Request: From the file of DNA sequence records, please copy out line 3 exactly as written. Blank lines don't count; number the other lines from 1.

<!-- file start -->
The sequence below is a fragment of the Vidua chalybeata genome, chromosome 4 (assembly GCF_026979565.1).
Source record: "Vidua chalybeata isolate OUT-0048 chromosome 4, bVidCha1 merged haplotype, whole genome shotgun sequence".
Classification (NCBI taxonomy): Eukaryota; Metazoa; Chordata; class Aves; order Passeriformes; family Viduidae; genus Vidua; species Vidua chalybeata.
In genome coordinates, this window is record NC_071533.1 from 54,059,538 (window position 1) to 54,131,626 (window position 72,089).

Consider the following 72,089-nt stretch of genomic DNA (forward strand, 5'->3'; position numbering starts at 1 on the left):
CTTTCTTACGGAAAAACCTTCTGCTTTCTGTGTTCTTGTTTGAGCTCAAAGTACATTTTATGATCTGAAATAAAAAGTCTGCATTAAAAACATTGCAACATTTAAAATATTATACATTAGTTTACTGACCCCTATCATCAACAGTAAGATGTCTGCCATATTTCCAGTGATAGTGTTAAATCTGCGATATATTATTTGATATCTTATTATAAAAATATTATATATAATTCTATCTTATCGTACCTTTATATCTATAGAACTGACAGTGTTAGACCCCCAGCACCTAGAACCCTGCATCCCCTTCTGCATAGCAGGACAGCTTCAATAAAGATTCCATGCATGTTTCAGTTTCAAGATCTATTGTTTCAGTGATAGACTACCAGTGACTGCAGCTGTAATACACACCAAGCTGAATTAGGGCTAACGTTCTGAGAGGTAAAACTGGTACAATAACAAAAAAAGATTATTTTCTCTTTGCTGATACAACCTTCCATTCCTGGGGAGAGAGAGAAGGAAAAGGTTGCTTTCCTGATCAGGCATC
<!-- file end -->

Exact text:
Classification (NCBI taxonomy): Eukaryota; Metazoa; Chordata; class Aves; order Passeriformes; family Viduidae; genus Vidua; species Vidua chalybeata.